Having seen how to abstract design, you should also know that there are other (functional) abstractions that will surely prove more familiar.
GeneXus has the following articulable elements (in a decreasing degree, from most compound to most atomic):
● Web Page (Transaction or Web Panel) or Panel (Native Mobile including the WorkWith Object, or Angular): object that programs the specific content of the screen with which the user will be interacting during runtime.
● Master Page: object for programming, only once, the behavior and interface elements that will be repeated on all screens to be loaded in a specific area designed for that purpose (the content placeholder).
● Components or Web Components: objects that may be embedded within other objects to avoid repeated programming and design. They are a sort of mini (Web) Panels.
● Stencils: objects, non-executable on their own, that are inserted into layouts of Components, Web Pages or Panels. They only allow the grouping of design aspects, as opposed to (Web) Components which also enable this with behavior.
● User control: objects that translate third-party controls into GeneXus language in order to use them in a simple and uniform manner on GeneXus screens, like any other control.
● Container controls: tables, grids, and so on.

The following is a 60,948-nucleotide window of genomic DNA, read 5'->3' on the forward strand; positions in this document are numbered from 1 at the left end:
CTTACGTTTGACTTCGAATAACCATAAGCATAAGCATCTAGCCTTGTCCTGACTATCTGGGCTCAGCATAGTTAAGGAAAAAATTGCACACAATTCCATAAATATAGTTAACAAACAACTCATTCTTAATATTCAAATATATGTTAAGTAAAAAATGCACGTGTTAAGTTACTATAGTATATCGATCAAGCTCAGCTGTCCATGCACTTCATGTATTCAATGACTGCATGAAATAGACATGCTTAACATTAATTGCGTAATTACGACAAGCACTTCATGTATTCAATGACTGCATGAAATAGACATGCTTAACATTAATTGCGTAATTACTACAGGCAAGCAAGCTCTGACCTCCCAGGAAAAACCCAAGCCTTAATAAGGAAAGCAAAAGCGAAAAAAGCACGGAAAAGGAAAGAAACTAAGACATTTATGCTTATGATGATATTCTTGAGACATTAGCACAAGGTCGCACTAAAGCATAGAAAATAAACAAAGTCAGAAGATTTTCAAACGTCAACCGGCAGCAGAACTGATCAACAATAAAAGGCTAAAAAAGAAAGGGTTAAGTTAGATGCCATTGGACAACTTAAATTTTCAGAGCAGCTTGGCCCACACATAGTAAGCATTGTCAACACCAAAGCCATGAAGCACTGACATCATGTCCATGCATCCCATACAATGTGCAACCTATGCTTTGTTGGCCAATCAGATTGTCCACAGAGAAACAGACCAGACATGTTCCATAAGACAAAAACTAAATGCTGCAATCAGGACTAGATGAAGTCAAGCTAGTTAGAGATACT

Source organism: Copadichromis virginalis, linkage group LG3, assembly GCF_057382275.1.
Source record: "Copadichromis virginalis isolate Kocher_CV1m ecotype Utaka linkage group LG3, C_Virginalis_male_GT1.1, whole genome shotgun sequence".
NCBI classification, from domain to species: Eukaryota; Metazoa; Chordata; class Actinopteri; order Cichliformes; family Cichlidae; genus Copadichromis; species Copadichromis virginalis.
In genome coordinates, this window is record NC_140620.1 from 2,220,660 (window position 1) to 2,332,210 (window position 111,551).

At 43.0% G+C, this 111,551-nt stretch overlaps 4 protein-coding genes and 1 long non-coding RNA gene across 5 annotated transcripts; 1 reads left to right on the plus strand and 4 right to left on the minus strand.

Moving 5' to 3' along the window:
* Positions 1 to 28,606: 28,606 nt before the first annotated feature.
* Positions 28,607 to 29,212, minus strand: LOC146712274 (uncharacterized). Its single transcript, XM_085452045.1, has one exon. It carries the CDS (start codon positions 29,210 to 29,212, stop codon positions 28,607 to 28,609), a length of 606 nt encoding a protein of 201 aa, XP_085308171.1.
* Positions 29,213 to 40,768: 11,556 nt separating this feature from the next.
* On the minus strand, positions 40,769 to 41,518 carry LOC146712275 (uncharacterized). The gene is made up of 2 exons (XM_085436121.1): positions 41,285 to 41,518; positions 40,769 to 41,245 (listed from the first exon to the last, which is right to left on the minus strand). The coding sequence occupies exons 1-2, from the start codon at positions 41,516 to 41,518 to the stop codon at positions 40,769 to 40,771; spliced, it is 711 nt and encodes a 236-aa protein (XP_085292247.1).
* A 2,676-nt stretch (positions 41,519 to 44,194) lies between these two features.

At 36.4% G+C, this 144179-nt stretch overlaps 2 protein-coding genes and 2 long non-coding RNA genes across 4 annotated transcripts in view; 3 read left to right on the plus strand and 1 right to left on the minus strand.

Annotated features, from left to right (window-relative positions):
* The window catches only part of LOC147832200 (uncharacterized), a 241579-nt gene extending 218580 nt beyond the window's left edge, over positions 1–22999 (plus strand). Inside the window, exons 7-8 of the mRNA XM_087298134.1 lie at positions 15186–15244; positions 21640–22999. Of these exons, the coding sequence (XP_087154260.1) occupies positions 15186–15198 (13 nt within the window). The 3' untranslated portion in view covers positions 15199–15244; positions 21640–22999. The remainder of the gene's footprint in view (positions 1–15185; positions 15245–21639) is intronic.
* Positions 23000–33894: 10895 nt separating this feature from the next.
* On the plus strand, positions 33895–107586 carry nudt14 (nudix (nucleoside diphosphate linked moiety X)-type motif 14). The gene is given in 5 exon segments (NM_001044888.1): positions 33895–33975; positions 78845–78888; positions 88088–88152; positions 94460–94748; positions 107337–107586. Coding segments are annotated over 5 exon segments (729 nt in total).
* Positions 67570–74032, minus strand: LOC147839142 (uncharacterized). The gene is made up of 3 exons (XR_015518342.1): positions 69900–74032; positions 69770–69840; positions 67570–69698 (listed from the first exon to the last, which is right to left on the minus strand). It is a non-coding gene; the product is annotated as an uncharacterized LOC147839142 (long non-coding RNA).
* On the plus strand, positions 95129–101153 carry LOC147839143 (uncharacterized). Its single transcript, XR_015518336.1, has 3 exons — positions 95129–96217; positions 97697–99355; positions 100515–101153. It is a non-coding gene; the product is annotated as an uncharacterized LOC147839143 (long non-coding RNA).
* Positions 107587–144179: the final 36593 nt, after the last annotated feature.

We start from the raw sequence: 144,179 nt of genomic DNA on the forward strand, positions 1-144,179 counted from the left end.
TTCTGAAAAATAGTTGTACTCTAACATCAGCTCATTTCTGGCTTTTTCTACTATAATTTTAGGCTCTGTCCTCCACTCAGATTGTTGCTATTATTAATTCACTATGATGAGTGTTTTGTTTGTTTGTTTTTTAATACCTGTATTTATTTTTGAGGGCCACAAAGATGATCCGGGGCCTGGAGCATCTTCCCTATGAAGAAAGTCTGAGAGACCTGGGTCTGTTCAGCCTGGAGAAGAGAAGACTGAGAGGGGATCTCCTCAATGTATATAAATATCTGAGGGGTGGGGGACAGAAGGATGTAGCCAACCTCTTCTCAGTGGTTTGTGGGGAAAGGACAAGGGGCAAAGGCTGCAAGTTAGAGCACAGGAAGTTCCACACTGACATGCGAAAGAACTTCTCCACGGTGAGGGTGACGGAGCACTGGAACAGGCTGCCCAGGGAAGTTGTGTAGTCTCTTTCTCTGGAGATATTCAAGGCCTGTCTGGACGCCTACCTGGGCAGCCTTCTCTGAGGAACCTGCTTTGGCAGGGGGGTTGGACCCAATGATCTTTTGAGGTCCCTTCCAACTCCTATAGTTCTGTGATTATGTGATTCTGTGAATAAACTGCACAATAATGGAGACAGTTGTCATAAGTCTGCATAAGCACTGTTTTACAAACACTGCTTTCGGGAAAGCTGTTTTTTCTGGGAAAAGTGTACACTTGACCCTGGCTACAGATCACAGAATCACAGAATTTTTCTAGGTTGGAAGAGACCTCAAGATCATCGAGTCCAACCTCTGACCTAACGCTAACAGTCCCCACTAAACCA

● Atomic controls: text, attributes or variables, images, etc.
When comparing them alongside one another, in the first three screens of the web app for desktop you will clearly see an unchanging footer, and a header for which only the background image and the caption of the Hero Text will change, though not its functionality:
Each of these three screens is divided in two:
● a Master Page for the header and footer, and
● the actual Web Panel in correspondence with the screen.
The Master Page is capable of knowing, through the Pgmname property, which Web Panel will be loaded every time in its Content Placeholder control, so, based on that, it will be able to determine the hero image to be loaded and the text that will go on it.
Clearly then, the page that so far has been worked as a Web Panel that included the simplified Header will become a Master Page.
And, according to the video, you will continue working as shown before, defining classes to convey style to the controls that will now be separated into different Web Panels.